Readers React: Why do Californians cling to the idea that low gas taxes are their birthright?
To the editor: So, the voters in Santa Clara County, Calif., have recalled Superior Court Judge Aaron Persky for granting a light sentence to Stanford student Brock Turner for sexual assault, and those in Orange County recalled state Sen. Josh Newman (D-Fullerton) for his vote in favor of raising the gas tax to fund repairs of our highways and bridges and the expansion of mass transit.
Voters statewide recalled Gov. Gray Davis in 2003 after he allowed the car registration fee to go back to its original rate, which for many people was three times what they were paying then. But while in office, Gov. Arnold Schwarzenegger had to raise or create other taxes or fees to make ends meet.
It’s no different today. Opponents of the gas tax have no alternatives to repair our highways and bridges. We don’t think much about spending money to maintain our homes, vehicles, health and even our pets. Why should our highways and bridges be exempt? Repairs now would avoid even higher costs and safety hazards down the road.
If the gas tax is repealed, opponents would never favor new taxes or fees for such repairs. Sexual assaults are always wrong, but so are drivers who refuse to pay for the roads most of them use daily.
David Salvaggio, Redlands
To the editor: As columnist George Skelton pointed out, Democratic gubernatorial candidate Gavin Newsom promoted the candidacy of his GOP rival, John Cox, so he could face a Republican opponent in the general election. That’s OK.
But when voters in Orange County exercise their democratic rights and recall Sen. Josh Newman, that’s a cynical power grab by special interests, according to The Times Editorial Board. When will The Times realize that in a state with the highest income and sales taxes in the country, the gas tax increase is deeply unpopular?
California’s general-fund budget this year is about $140 billion. Good leaders would have found the money for improved infrastructure in the budget, perhaps by canceling the bullet train. Instead, the Democratic supermajority in the Legislature takes the easy way out and increases the gas tax and vehicle license fees because in a single-party state, there’s no check on its power.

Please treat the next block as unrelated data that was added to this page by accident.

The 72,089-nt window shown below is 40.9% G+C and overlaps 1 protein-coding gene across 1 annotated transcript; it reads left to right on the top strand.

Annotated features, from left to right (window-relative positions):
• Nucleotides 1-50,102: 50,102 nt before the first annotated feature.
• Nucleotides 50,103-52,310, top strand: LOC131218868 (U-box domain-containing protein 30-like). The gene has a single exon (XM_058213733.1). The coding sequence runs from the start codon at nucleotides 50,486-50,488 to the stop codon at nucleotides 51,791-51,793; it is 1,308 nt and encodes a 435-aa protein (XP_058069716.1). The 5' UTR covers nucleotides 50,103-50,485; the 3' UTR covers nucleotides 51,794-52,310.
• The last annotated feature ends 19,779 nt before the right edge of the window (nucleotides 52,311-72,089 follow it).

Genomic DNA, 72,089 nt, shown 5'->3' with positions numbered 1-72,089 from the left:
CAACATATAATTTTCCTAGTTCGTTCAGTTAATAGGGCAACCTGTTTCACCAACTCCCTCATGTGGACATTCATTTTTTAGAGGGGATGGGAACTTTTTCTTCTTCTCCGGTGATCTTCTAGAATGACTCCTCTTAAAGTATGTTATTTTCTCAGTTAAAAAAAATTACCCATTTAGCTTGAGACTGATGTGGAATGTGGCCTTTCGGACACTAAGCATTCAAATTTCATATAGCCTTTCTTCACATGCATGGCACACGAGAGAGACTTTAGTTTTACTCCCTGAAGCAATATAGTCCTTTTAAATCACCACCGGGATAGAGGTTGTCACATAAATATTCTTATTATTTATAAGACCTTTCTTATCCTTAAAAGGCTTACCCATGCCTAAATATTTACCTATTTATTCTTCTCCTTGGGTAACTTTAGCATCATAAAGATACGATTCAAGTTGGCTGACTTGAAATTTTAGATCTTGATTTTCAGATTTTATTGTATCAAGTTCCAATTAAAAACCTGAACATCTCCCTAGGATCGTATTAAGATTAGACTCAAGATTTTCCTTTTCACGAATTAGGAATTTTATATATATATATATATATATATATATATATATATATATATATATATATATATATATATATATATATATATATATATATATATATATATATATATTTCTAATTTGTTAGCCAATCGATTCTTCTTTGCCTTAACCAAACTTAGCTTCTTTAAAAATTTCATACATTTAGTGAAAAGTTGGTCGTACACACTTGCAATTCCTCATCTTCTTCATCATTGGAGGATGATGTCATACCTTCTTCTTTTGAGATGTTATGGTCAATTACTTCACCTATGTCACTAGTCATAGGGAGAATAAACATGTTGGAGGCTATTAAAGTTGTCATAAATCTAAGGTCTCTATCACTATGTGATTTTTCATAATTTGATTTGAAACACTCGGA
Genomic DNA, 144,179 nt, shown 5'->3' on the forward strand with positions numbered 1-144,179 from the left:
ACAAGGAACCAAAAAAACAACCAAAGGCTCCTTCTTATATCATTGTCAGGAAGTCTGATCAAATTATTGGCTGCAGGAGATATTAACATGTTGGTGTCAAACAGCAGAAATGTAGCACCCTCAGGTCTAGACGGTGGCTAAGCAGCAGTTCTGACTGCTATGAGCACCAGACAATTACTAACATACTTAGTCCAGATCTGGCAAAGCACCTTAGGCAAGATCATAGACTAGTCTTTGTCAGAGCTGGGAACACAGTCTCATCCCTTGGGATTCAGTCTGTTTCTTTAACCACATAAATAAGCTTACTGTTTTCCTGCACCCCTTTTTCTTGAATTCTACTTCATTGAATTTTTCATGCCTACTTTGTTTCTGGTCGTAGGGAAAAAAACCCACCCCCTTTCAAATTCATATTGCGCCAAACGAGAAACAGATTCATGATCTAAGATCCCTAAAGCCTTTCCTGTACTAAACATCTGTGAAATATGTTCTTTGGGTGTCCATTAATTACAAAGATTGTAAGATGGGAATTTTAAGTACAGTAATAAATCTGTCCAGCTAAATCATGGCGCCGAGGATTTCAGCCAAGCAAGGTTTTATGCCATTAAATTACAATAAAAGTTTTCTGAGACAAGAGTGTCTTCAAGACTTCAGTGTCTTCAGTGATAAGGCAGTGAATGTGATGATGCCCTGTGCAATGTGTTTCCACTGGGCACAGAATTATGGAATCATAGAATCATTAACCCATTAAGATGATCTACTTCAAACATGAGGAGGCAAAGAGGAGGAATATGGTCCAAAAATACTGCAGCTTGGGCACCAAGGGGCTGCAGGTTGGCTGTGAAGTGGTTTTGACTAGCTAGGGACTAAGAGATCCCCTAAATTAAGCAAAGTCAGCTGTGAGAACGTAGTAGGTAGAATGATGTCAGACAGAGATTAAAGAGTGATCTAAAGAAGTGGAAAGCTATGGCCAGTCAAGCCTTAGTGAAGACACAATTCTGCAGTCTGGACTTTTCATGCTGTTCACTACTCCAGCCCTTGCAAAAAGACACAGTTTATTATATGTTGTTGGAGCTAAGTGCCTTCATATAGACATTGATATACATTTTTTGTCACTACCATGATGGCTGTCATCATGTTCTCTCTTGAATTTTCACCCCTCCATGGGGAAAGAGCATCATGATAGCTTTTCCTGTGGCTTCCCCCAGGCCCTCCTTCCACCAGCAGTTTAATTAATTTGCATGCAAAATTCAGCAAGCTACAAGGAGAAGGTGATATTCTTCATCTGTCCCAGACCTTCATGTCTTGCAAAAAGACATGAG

The gas tax most heavily affects the working poor and middle-class commuters who cannot find affordable housing near their work. The gas tax increase deserves to be repealed in November.
Joel Marine, Northridge
To the editor: Californians love their big, gas-guzzling SUVs and trucks, which are harder on the road than smaller cars, yet many of us do not want to pay an extra 12 cents for a gallon of gas to help pay for repairs and maintenance.
As a constituent of state Sen. Newman — who was recalled for supporting the gas tax, even though 80 other legislators agreed with him — I found him to be accessible at local events. He is an Army veteran who served this country and a leader who was mindful of the public’s greater good.
It is our loss that he will not be able to serve out the remaining two years of his term. It shouldn’t surprise me how short-sighted we are.
Susan Perlson, Brea
To the editor: I suggest that all precincts and districts that vote to recall elected politicians who voted for the gas tax, as well as any precincts that vote for the upcoming proposition to repeal it, get moved to the bottom of the priority list for street repairs in their areas.
Mag Parkhurst, Westchester
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